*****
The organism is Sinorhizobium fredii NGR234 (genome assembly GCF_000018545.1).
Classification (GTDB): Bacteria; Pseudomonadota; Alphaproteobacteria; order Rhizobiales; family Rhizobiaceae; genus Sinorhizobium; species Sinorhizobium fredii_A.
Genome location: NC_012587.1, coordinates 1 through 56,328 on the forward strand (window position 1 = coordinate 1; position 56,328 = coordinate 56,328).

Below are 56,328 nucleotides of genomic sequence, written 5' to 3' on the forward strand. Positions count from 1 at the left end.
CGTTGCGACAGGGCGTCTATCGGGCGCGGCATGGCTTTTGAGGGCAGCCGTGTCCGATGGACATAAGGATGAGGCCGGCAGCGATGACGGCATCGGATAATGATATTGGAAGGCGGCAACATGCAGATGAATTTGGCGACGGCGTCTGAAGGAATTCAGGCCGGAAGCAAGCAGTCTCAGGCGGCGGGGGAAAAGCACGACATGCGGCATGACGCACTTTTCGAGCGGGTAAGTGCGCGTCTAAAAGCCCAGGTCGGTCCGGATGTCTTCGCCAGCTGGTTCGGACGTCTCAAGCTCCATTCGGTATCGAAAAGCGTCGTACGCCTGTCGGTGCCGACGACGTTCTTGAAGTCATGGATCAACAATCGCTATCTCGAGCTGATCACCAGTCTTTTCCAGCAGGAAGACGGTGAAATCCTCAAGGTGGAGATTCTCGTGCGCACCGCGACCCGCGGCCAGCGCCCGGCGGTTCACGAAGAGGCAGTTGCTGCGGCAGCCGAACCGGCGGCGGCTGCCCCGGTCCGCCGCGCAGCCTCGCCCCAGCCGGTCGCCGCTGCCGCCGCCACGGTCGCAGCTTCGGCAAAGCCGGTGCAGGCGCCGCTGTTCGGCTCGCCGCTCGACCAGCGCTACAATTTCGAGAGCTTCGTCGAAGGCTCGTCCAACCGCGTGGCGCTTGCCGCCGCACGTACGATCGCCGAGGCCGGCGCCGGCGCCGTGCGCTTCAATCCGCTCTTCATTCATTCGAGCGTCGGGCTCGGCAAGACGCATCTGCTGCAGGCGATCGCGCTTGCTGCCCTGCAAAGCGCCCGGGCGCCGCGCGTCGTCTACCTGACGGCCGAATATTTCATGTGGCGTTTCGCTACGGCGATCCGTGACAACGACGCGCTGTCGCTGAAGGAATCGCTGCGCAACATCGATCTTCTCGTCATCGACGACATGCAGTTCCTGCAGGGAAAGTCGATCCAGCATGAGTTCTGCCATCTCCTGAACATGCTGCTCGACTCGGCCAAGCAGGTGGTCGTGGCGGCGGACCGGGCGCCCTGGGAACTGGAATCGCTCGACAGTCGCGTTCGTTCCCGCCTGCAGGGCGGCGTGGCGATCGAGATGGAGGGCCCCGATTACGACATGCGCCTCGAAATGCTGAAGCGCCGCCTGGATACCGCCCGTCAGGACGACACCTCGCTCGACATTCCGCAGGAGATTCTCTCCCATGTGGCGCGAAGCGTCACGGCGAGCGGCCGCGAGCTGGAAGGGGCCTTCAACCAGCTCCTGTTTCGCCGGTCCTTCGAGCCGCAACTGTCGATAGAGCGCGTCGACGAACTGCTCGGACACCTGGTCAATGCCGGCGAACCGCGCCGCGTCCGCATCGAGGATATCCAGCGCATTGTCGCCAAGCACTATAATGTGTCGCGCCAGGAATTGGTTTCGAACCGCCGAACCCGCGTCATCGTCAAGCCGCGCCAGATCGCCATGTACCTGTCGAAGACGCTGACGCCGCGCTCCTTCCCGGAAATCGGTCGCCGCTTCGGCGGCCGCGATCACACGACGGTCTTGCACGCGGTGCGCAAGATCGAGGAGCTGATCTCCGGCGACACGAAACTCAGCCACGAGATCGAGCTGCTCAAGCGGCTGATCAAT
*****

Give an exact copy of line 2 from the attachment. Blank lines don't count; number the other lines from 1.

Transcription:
Classification (GTDB): Bacteria; Pseudomonadota; Alphaproteobacteria; order Rhizobiales; family Rhizobiaceae; genus Sinorhizobium; species Sinorhizobium fredii_A.